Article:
One of the most famous cases of student freedom of speech was decided in 1969 by the Supreme Court in Tinker v. Des Moines Independent Community School District, 393 U.S. 503. This case remains relevant today as it involved students wearing an armband to school in protest of the Vietnam War. This was protected by the First Amendment because the student activity was a “silent, passive expression of opinion, unaccompanied by any disturbance or disorder.” Accordingly, the court ruled that the school district erred when it disciplined students who wore the armband in school.
Can a school discipline a student who is claiming Freedom of Speech?
In the Tinker case, the Supreme Court further held that students may be disciplined when student speech or conduct will “materially and substantially interfere with the requirements of appropriate discipline in the operation of the school” or “impinge upon the rights of other students.” It is important for a school district to consider the intent of the student’s speech.
A school district may not discipline a student for his or her speech or conduct when the purpose is to express a political viewpoint or opinion. A school district may discipline a student for speech or conduct that demeans certain individuals or groups, such as racial or ethnic groups; for conduct that may promote illegal drug use; and when student speech is vulgar and offensive.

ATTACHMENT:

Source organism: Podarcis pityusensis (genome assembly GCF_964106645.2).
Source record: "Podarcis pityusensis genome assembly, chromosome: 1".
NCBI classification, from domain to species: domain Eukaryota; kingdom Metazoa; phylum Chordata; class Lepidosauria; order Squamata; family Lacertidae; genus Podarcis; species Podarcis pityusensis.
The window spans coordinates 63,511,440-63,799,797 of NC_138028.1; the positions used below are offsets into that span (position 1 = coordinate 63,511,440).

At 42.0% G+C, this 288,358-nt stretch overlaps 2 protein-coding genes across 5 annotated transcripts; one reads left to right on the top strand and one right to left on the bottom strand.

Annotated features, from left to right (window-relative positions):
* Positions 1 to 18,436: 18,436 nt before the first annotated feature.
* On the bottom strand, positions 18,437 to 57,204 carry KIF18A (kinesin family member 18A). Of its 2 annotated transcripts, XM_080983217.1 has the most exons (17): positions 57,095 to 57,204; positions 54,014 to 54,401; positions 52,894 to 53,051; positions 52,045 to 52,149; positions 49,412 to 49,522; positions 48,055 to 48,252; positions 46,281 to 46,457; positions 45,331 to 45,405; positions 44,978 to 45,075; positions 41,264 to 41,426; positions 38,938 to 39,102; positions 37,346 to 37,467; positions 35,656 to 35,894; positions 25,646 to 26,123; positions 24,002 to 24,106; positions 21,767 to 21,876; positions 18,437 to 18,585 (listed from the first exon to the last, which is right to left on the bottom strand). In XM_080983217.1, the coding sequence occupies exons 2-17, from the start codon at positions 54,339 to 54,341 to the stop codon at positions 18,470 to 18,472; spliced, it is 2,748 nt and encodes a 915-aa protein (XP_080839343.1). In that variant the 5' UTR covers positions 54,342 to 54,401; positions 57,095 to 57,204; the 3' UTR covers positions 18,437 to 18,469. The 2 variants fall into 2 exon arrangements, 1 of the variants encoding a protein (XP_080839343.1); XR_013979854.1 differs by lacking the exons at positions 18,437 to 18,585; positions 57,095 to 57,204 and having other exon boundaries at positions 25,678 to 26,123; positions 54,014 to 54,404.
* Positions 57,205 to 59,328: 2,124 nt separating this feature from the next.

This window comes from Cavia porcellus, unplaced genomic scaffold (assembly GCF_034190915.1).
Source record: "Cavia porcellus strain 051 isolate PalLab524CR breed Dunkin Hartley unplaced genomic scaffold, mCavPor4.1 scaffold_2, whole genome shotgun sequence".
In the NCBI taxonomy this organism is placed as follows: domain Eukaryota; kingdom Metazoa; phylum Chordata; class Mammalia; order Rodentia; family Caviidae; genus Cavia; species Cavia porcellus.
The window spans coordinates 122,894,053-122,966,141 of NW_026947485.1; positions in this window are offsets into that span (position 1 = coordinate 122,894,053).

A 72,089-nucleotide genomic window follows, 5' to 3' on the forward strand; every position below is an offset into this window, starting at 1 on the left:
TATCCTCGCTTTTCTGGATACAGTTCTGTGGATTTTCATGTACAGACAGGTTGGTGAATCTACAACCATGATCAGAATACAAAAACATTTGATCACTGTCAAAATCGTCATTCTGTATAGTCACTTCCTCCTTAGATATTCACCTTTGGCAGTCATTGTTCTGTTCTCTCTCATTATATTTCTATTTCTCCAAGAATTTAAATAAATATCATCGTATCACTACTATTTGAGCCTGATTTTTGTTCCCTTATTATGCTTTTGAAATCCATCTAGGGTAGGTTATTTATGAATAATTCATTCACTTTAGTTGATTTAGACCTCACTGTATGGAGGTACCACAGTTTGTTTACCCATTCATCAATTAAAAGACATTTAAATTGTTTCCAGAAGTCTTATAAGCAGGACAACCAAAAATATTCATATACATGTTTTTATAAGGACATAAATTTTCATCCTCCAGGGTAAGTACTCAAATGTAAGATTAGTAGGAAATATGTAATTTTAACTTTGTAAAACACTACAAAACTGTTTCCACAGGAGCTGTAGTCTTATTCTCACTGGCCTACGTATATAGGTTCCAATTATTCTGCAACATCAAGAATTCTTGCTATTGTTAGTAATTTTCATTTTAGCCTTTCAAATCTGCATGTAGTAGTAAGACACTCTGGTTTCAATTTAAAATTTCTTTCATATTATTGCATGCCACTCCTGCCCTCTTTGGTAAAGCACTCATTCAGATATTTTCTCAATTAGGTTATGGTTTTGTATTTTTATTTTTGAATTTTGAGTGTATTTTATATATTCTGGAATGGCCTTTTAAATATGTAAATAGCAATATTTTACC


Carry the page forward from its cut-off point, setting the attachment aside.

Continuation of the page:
In a more recent case, the Second Circuit found that a school district impermissibly suspended a student who wore a shirt in protest of President George W. Bush that included an image of the President superimposed on the body of a chicken with drugs and alcohol. Guiles v. Marineau, 461 F.3d 320 (2d Cir. 2006). The school district attempted to argue that it properly disciplined the student as its dress code prohibited “any aspect of a student’s appearance which constitutes a real hazard to the health and safety of self and others or is otherwise distracting, including clothing displaying alcohol, drugs, violence, obscenity, and racism.” The court found that the shirt was permissible as the images were not lewd, vulgar, or indecent, they did not cause a disruption to the educational process, and they were part of the student’s political message.